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US allays fears on test firing of Agni-III by India

US will not view as "destabilising" if India goes ahead with the test firing of the intermediate ballistic missile Agni-III.

india Updated: Jun 05, 2006 22:39 IST

The United States on Monday sought to allay fears that any test firing by India of its longest range 3,000 kms ballistic missile Agni-III would be a destabilising factor in the region and said it was not aware of any request for Indian troops to be sent to Afghanistan.

US will not view as "destabilising" if India goes ahead with the test firing of the intermediate ballistic missile Agni-III, the top most ranking US military officer, General Peter Pace said in New Delhi.

"Many countries in this region have tested missiles and as long as the weapons being tested are of defensive capability. We do not not view it as destabilising factor," said Paceb, the visiting US Joint Chief of Staff, in reply to questions after a flurry of meetings with the Indian defence leadership, including the Defence Minister Pranab Mukherjee.

The General's comments assume significance as according to reports Indian Defence scientists have said they are ready to test fire the solid fuel missile, if given the political nod.

India as a sovereign state has the right to decide what weapons to test and when, he said in his first ever visit to India. He used the same argument to defend resumption of US arms aid to Pakistan.

"If countries feel more relaxed about perceived threats through assurance of their defence capabilities, it will lead to increase in stability in the region", Pace said.

Saying that developments in Afghanistan had figured prominently in his talks with Indian Military leadership, Pace said he was not aware of any reports of any request for India to send its troops to Afghanistan" nor of any such offer being made by India".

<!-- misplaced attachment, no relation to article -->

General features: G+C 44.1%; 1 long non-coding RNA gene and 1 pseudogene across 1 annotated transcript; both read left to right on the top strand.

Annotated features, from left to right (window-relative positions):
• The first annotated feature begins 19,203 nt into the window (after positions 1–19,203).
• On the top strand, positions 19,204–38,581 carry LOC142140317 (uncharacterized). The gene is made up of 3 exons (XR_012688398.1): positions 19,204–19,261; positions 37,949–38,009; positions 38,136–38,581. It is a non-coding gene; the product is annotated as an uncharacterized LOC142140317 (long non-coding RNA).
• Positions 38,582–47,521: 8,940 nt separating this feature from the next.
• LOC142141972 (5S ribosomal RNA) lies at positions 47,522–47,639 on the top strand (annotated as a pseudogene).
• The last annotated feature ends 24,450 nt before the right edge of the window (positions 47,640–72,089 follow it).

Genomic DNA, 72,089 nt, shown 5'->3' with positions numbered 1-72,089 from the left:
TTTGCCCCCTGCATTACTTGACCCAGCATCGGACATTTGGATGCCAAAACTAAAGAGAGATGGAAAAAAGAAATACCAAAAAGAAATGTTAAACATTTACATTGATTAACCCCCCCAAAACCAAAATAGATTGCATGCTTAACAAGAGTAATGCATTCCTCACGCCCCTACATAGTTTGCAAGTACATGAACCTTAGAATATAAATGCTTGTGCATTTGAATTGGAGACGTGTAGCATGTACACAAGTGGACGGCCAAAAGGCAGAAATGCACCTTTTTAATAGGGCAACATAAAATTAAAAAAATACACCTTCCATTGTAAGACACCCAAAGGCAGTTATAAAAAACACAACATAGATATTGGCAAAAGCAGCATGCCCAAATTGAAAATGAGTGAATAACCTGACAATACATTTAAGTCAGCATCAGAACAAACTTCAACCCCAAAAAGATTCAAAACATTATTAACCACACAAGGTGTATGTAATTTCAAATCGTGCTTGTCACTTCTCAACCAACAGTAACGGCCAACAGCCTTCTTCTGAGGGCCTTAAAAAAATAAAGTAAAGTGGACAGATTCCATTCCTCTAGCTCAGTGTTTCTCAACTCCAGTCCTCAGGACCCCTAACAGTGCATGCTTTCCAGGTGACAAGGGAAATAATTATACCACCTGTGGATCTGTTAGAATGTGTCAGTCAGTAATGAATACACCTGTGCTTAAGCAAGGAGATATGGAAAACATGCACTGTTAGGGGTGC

Declaring that Washington was keen to step up the pace of Military to Military interaction with India, Pace said the ways to do it had dominated his discussions with the Chairman Chiefs of Staff committee Admiral Arun Prakash and Army Chief Gen JJ Singh.

He said for the first time India had been invited to participate in the world's most prestigious and tough air combat exercises "Red Flag" to be held in Mexico next year.

He also said that the US had conveyed to India its interest in turning bilateral naval exercises to multilateral exercises.

Saying that US viewed the terrorism menace to continue for the next decade, Pace said Washington viewed New Delhi as a reliable ally in the fight to combat the threat.

"We already have in place information and intelligence sharing on terrorism threat perceptions and want this cooperation to extend further," he said.

Pace's visit here also assumes significance in the context of Indian air force and Navy considering multi million dollar deals to acquire new weapons systems and platforms.

The two countries signed a ten year agreement recently for exploring means to step up joint weapons production.